Monday, July 13, 2015


Having seen Don Giovanni the night before
At the King's Theatre, in Ayrton's production,
And then drunk far too much with Harriet Wilson
The Iron Duke woke up feeling rusty. He descended
Very carefully, taking  great care that his head
Did not fall off. He had woken up in tears
For the violin -- the violin, of all things! --
That he’d burnt in 1792 when he and music
Had determined to part ways. As always
Canova’s damned statue was waiting for him.
If a grateful nation must give him naked statues
Why not, say, the one of the Princess Borghese
Or the Three Graces? No one with a hangover
Should have to face 11 feet of naked marble Napoleon.
As always, he nodded to the statue as he went by
Refusing to be cowed. The statue smirked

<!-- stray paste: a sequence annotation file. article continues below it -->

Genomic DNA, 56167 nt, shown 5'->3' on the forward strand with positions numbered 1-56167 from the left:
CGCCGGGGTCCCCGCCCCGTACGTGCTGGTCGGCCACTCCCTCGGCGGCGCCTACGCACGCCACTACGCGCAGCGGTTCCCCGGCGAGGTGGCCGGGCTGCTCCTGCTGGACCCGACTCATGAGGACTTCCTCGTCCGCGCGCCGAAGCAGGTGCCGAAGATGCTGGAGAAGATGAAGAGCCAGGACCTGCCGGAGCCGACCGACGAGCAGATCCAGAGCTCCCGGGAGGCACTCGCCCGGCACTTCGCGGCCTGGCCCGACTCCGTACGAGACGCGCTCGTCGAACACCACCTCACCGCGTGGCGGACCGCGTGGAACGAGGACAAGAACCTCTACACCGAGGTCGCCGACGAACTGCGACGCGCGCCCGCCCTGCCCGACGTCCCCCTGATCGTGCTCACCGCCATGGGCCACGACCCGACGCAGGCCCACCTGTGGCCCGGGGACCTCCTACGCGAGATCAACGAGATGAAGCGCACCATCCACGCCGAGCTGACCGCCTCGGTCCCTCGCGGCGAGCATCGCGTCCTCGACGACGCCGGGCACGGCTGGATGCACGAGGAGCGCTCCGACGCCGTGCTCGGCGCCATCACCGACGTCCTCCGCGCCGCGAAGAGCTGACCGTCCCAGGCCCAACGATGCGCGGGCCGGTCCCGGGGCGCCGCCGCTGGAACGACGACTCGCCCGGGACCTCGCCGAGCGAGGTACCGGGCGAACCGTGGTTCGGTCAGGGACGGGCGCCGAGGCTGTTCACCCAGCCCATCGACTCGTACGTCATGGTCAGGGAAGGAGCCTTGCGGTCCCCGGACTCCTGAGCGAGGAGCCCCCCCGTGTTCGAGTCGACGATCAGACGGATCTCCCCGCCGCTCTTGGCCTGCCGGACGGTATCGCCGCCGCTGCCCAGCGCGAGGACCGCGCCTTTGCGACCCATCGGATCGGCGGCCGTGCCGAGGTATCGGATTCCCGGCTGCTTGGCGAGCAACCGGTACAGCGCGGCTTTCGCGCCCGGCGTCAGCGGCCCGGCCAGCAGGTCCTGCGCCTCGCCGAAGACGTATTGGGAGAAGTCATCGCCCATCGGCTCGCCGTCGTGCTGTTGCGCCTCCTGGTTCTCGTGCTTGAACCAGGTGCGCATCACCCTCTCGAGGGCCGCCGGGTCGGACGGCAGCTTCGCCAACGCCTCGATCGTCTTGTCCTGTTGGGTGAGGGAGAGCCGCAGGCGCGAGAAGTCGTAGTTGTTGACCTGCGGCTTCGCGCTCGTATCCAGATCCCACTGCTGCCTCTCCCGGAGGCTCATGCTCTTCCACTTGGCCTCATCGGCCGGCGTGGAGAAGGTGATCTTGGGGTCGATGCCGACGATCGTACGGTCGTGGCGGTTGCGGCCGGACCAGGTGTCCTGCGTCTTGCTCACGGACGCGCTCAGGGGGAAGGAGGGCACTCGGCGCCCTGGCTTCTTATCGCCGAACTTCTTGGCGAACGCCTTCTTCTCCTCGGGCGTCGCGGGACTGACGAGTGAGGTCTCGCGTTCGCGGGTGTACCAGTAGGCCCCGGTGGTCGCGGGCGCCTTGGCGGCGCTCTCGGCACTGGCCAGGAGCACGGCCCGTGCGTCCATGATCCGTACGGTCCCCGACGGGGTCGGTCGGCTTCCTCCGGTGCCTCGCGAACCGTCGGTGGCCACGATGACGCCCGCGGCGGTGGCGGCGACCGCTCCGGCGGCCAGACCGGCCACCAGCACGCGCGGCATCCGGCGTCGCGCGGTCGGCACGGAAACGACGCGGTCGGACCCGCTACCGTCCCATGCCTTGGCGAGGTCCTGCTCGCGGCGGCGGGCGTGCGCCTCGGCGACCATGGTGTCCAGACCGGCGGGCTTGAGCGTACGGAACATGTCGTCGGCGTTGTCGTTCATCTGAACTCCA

Silently. "The Commendatore's statue," the Duke said,
"Spoke sixteen to the dozen; he sang; I believe
He would have danced too, given the right cue
But you! A grimace sometimes; a raised brow
Or sneer of cold command, but never a word."
The statue opened his mouth then shut it again.
"Had the Emperor won at Waterloo," he thought
"And France, relieved and joyous, had given him
Some preposterous statue of the Great Duke
He would never have exhibited it with only a fig leaf
Improbably and inadequately preserve its modesty."

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